History will be made as Durham and Sunderland host stage three of this year’s Tour of Britain

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North East sports fans are in for a treat later in the year as a prestigious British cycle race takes place in Durham and Sunderland.

History will go down in history when on Tuesday September 6, when riders race in the shadow of Durham Cathedral and Castle on Owengate, as the town hosts a Tour stage start for the first time of Great Britain. However, it won’t be the quickest route along the A690 to Sunderland that many would usually use on the first leg of the tour which would be on English soil.

Instead, more than 100 of the world’s best runners will head west into the North Pennines AONB. Among the challenges of the first 50 kilometers of the 168 kilometer route is the ascent of Chapel Fell, a four kilometer climb near the border with Cumbria.

Read more: Durham Cathedral Museum reopens with its treasures on display again

The peloton then heads to its southernmost point at Barnard Castle, before heading northeast through Bishop Auckland, Hetton-le-Hole and Houghton-le-Spring en route to a sprint finish. The finish line is outside the new Sunderland Town Hall.

Mick Bennett, Race Director of the Tour of Britain, said: “The third stage of this year’s Tour of Britain really has it all for what will be our first visits to two fantastic cities: a start in the historic from Durham in the shadow of its castle and cathedral, an incredibly scenic drive through some of the UK’s finest grounds and picturesque villages, and an arrival outside Sunderland’s New Town Hall. From our previous visits to the North East, we know how passionate and enthusiastic people are when it comes to the sport, so I’m sure many will attend this world-class free event in September.”

The announcement comes as County Durham’s quest to be named UK City of Culture 2025 kicks into high gear, after the county-wide bid made the shortlist of four last month.

Councilor Elizabeth Scott, Durham County Council’s Cabinet Member for the Economy and Partnerships, said: “We are absolutely delighted to have stage three of the Tour of Britain cycle race getting underway in Durham City this year. Equally exciting is the fact that the route will showcase our beautiful county.

“This reflects Durham’s shortlisted bid to be UK City of Culture 2025, which aims to secure the prestigious title for the whole county. Sport is an integral part of our culture and an integral part of our bid.”



The peloton climbs a hill in St Ives during Stage 1 of the Tour of Britain from Penzance to Bodmin

As well as being the race’s first visit to Durham, it will also be the first modern visit to Sunderland. However, the city has hosted the Milk Race – a semi-professional precursor to the Tour of Britain – on several occasions in its 35-year history. It will also host a round of the Tour Series, Britain’s main domestic cycle racing series, on Tuesday May 10 at a circuit centered around Mowbray Park.

Read more: Northumberland cyclist ‘lucky to be alive’ after cardiac arrest near defibrillator

Patrick Melia, Chief Executive of Sunderland City Council, said: “We are really delighted to be hosting the Tour of Britain in Sunderland for the first time in September. It’s a great opportunity to showcase our wonderful city, with the route skirting some of our award-winning parks and offering glimpses of the magnificent Penshaw Monument as it passes through our communities.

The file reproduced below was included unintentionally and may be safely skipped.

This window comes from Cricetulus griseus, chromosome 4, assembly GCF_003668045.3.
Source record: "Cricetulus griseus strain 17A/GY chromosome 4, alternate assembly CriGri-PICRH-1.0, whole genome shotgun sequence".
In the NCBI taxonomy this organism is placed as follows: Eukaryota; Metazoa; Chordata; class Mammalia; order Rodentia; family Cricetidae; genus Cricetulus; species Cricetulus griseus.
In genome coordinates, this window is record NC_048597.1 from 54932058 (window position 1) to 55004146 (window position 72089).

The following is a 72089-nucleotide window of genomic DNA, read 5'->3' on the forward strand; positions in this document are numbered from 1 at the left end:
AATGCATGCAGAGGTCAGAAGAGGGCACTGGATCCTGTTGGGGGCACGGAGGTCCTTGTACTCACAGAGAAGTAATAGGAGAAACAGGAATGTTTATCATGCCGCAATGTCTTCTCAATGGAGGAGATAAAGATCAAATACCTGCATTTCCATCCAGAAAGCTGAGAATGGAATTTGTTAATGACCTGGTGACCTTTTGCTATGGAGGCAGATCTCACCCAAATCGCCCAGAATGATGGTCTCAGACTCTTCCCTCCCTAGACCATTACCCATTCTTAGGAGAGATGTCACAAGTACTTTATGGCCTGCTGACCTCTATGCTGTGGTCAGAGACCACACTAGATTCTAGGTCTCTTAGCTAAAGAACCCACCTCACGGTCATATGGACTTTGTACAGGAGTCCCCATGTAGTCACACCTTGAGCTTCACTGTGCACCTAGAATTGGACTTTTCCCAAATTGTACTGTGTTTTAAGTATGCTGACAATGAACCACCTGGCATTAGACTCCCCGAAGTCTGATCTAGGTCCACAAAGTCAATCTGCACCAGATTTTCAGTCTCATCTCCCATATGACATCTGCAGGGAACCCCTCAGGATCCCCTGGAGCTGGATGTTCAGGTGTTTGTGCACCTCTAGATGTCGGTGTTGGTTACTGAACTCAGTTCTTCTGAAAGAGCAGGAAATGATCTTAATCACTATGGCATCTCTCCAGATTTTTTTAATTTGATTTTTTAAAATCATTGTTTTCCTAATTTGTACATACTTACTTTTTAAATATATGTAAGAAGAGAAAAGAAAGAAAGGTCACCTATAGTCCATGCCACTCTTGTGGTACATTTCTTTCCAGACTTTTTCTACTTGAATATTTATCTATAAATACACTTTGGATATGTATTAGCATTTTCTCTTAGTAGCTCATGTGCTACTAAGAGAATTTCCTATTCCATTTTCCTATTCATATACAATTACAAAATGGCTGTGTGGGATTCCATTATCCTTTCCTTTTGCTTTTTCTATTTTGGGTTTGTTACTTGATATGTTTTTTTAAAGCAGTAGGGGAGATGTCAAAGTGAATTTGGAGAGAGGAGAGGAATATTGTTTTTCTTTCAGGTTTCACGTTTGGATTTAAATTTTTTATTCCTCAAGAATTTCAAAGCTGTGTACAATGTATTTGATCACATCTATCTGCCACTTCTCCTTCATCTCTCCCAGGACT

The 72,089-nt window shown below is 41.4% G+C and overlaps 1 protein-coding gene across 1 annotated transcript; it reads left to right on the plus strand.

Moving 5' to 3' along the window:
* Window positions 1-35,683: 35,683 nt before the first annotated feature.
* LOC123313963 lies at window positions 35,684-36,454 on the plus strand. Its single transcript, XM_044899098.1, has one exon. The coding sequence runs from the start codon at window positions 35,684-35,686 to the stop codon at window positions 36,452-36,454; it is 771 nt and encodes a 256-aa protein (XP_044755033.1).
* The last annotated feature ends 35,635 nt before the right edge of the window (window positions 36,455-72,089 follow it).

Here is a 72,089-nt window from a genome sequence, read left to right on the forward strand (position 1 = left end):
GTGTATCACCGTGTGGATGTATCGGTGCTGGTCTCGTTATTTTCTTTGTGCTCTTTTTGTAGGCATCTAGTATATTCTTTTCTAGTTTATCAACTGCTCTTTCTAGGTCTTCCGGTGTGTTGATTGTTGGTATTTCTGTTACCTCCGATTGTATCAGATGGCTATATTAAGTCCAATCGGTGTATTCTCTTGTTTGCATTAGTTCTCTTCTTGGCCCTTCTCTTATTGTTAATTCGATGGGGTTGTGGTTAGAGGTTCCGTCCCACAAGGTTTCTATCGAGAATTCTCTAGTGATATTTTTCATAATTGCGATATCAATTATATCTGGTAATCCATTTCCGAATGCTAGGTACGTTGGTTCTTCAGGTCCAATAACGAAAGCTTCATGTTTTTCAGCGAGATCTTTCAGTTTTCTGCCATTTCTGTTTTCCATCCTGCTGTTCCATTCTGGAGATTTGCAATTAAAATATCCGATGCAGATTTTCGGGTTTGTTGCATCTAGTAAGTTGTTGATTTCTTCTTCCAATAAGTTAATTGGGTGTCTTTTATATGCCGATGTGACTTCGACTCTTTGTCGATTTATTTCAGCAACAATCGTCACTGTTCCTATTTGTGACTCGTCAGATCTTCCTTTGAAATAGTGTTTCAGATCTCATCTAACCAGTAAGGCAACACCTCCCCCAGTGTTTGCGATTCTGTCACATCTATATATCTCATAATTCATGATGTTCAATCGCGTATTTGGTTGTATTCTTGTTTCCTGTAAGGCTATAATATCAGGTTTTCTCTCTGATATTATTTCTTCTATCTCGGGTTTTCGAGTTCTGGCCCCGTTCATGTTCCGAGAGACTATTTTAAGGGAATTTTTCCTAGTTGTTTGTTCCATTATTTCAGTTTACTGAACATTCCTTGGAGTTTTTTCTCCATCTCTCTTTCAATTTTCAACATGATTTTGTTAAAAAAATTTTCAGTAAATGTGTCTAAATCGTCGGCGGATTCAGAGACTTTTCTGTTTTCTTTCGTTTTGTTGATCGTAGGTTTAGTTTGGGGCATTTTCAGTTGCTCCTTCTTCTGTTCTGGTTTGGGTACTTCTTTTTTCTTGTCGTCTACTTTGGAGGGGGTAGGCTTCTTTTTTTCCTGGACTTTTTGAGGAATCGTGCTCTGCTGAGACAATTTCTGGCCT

Crowds line a street and cheer cyclists as they ride up the street
Tour of Britain Stage 4 – Aberaeron to Great Orme, Llandudno, Wales – The peloton climbs the Great Orme.

“Equally exciting is the prospect of a sprint finish, with over 100 of the world’s best runners racing through our city center to the finish line at City Hall, in the heart of Riverside Sunderland I think it will be a really amazing sight that people will flock to see.

“I would also like to think that the tour will inspire more people to take their bikes as part of our exciting activity program of swimming, cycling, running and enjoying our fabulous green spaces and fantastic coastline. to enjoy all the physical aspects and mental health benefits that come from physical activity.”

This year’s Tour of Britain is the 18th modern edition of the race and takes place from September 4-11. Last year the overall lead changed hands five times in eight days before the crown was finally taken by Belgian rider Wout Van Aert, and the battle for victory in 2022 looks set to go down once again. more until the last pedal strokes.



A cyclist in a black shirt triumphantly raises his right arm as competitors race behind him
Wout Van Aert of Jumbo Visma wins Stage 1, the Penzance to Bodmin section of the Tour of Britain

Spectators can watch for free from the roadside, but for those unable to travel to the North East, coverage of each stage as well as nightly highlights will be shown on ITV4. The race will also be broadcast in 150 countries around the world.

Last year’s roadside crowds of over a million spectators generated £29.96million in net economic benefits for the UK economy, according to research by Frontline. For more information, visit the official website of the event.

Where can I see the Tour of Britain 2022?

Stop One: Aberdeen to Glenshee Ski Center

Stage 2: Hawick to Duns

Stage three: Durham to Sunderland

Stage Four: Redcar to Duncombe Park, Helmsley

Stage five: West Bridgford to Mansfield

Sixth stage: from Tewkesbury to Gloucester

Stage Seven: West Bay to Ferndown

Stage 8: Ryde to the Needles

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